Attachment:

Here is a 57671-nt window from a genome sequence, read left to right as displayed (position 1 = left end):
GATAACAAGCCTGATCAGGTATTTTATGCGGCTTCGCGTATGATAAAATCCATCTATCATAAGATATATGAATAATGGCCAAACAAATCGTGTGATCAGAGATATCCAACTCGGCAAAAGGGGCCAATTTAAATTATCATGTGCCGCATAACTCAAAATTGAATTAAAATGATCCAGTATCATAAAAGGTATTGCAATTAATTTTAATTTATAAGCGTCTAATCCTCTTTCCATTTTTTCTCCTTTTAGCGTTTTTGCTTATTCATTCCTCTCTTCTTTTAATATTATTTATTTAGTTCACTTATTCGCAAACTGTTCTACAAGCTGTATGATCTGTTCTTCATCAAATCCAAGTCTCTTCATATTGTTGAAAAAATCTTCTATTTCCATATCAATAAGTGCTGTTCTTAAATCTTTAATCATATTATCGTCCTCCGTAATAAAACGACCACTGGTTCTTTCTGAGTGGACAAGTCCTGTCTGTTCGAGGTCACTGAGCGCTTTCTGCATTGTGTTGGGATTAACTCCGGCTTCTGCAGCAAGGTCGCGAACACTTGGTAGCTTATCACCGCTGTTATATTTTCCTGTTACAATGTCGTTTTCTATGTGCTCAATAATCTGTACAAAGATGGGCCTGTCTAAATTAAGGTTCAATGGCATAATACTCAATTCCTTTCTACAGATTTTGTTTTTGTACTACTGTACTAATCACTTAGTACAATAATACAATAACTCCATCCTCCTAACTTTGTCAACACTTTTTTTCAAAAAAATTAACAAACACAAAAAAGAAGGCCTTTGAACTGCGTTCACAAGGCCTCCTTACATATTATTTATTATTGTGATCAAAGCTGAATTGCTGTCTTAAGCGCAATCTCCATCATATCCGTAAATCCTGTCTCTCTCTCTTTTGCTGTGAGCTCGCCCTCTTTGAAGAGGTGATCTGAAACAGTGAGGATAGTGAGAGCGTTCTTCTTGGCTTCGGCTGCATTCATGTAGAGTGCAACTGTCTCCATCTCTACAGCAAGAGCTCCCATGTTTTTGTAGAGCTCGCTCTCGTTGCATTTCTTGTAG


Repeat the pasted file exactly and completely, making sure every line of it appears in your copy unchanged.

Here is a 57671-nt window from a genome sequence, read left to right as displayed (position 1 = left end):
GATAACAAGCCTGATCAGGTATTTTATGCGGCTTCGCGTATGATAAAATCCATCTATCATAAGATATATGAATAATGGCCAAACAAATCGTGTGATCAGAGATATCCAACTCGGCAAAAGGGGCCAATTTAAATTATCATGTGCCGCATAACTCAAAATTGAATTAAAATGATCCAGTATCATAAAAGGTATTGCAATTAATTTTAATTTATAAGCGTCTAATCCTCTTTCCATTTTTTCTCCTTTTAGCGTTTTTGCTTATTCATTCCTCTCTTCTTTTAATATTATTTATTTAGTTCACTTATTCGCAAACTGTTCTACAAGCTGTATGATCTGTTCTTCATCAAATCCAAGTCTCTTCATATTGTTGAAAAAATCTTCTATTTCCATATCAATAAGTGCTGTTCTTAAATCTTTAATCATATTATCGTCCTCCGTAATAAAACGACCACTGGTTCTTTCTGAGTGGACAAGTCCTGTCTGTTCGAGGTCACTGAGCGCTTTCTGCATTGTGTTGGGATTAACTCCGGCTTCTGCAGCAAGGTCGCGAACACTTGGTAGCTTATCACCGCTGTTATATTTTCCTGTTACAATGTCGTTTTCTATGTGCTCAATAATCTGTACAAAGATGGGCCTGTCTAAATTAAGGTTCAATGGCATAATACTCAATTCCTTTCTACAGATTTTGTTTTTGTACTACTGTACTAATCACTTAGTACAATAATACAATAACTCCATCCTCCTAACTTTGTCAACACTTTTTTTCAAAAAAATTAACAAACACAAAAAAGAAGGCCTTTGAACTGCGTTCACAAGGCCTCCTTACATATTATTTATTATTGTGATCAAAGCTGAATTGCTGTCTTAAGCGCAATCTCCATCATATCCGTAAATCCTGTCTCTCTCTCTTTTGCTGTGAGCTCGCCCTCTTTGAAGAGGTGATCTGAAACAGTGAGGATAGTGAGAGCGTTCTTCTTGGCTTCGGCTGCATTCATGTAGAGTGCAACTGTCTCCATCTCTACAGCAAGAGCTCCCATGTTTTTGTAGAGCTCGCTCTCGTTGCATTTCTTGTAG